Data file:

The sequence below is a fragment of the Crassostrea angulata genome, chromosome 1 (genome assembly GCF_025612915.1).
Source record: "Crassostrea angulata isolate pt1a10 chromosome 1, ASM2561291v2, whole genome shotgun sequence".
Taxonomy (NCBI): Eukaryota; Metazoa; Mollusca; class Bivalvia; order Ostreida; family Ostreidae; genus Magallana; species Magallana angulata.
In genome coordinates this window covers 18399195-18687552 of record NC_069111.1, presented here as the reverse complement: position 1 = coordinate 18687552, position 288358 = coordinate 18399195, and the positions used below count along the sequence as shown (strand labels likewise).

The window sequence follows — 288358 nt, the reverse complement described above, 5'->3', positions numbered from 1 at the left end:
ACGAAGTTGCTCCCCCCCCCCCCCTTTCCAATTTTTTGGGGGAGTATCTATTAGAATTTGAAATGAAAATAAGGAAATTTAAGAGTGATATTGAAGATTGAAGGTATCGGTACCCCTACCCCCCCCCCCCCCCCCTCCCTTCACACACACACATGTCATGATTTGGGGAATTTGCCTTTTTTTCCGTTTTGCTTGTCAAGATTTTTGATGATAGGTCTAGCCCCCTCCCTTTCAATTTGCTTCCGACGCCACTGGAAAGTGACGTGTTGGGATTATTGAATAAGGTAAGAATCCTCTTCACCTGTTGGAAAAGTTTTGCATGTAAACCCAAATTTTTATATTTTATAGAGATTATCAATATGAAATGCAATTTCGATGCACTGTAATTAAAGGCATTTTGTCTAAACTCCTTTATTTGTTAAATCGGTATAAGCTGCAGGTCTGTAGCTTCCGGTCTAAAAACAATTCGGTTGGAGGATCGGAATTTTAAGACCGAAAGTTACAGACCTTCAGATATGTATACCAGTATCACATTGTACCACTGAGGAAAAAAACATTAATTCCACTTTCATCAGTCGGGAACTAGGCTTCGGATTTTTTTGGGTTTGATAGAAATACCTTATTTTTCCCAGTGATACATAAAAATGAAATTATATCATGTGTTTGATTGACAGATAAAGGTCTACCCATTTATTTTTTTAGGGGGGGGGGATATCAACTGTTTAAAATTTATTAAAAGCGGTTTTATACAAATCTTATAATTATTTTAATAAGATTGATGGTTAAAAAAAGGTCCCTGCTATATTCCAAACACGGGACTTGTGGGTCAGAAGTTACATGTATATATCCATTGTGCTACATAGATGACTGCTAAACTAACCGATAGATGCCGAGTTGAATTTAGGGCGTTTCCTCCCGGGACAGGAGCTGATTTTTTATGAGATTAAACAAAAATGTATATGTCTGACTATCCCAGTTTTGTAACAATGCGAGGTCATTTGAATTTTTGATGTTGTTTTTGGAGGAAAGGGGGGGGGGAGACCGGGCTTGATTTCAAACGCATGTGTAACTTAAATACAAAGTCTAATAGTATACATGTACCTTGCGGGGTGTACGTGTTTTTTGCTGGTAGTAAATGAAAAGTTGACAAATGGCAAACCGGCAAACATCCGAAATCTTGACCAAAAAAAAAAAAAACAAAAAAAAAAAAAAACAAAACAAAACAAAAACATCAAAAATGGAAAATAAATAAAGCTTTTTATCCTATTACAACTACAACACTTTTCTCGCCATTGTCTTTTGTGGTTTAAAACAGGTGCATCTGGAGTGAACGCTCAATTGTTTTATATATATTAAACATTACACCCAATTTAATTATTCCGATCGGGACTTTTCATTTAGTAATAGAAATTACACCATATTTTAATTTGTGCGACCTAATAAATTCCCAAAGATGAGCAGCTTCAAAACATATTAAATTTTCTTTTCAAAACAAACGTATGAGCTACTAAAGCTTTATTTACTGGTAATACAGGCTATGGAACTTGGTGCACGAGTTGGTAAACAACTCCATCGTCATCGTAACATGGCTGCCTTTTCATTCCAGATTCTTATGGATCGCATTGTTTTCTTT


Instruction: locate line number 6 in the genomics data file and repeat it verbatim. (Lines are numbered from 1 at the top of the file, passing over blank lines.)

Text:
ACGAAGTTGCTCCCCCCCCCCCCCTTTCCAATTTTTTGGGGGAGTATCTATTAGAATTTGAAATGAAAATAAGGAAATTTAAGAGTGATATTGAAGATTGAAGGTATCGGTACCCCTACCCCCCCCCCCCCCCCCTCCCTTCACACACACACATGTCATGATTTGGGGAATTTGCCTTTTTTTCCGTTTTGCTTGTCAAGATTTTTGATGATAGGTCTAGCCCCCTCCCTTTCAATTTGCTTCCGACGCCACTGGAAAGTGACGTGTTGGGATTATTGAATAAGGTAAGAATCCTCTTCACCTGTTGGAAAAGTTTTGCATGTAAACCCAAATTTTTATATTTTATAGAGATTATCAATATGAAATGCAATTTCGATGCACTGTAATTAAAGGCATTTTGTCTAAACTCCTTTATTTGTTAAATCGGTATAAGCTGCAGGTCTGTAGCTTCCGGTCTAAAAACAATTCGGTTGGAGGATCGGAATTTTAAGACCGAAAGTTACAGACCTTCAGATATGTATACCAGTATCACATTGTACCACTGAGGAAAAAAACATTAATTCCACTTTCATCAGTCGGGAACTAGGCTTCGGATTTTTTTGGGTTTGATAGAAATACCTTATTTTTCCCAGTGATACATAAAAATGAAATTATATCATGTGTTTGATTGACAGATAAAGGTCTACCCATTTATTTTTTTAGGGGGGGGGGATATCAACTGTTTAAAATTTATTAAAAGCGGTTTTATACAAATCTTATAATTATTTTAATAAGATTGATGGTTAAAAAAAGGTCCCTGCTATATTCCAAACACGGGACTTGTGGGTCAGAAGTTACATGTATATATCCATTGTGCTACATAGATGACTGCTAAACTAACCGATAGATGCCGAGTTGAATTTAGGGCGTTTCCTCCCGGGACAGGAGCTGATTTTTTATGAGATTAAACAAAAATGTATATGTCTGACTATCCCAGTTTTGTAACAATGCGAGGTCATTTGAATTTTTGATGTTGTTTTTGGAGGAAAGGGGGGGGGGAGACCGGGCTTGATTTCAAACGCATGTGTAACTTAAATACAAAGTCTAATAGTATACATGTACCTTGCGGGGTGTACGTGTTTTTTGCTGGTAGTAAATGAAAAGTTGACAAATGGCAAACCGGCAAACATCCGAAATCTTGACCAAAAAAAAAAAAAACAAAAAAAAAAAAAAACAAAACAAAACAAAAACATCAAAAATGGAAAATAAATAAAGCTTTTTATCCTATTACAACTACAACACTTTTCTCGCCATTGTCTTTTGTGGTTTAAAACAGGTGCATCTGGAGTGAACGCTCAATTGTTTTATATATATTAAACATTACACCCAATTTAATTATTCCGATCGGGACTTTTCATTTAGTAATAGAAATTACACCATATTTTAATTTGTGCGACCTAATAAATTCCCAAAGATGAGCAGCTTCAAAACATATTAAATTTTCTTTTCAAAACAAACGTATGAGCTACTAAAGCTTTATTTACTGGTAATACAGGCTATGGAACTTGGTGCACGAGTTGGTAAACAACTCCATCGTCATCGTAACATGGCTGCCTTTTCATTCCAGATTCTTATGGATCGCATTGTTTTCTTT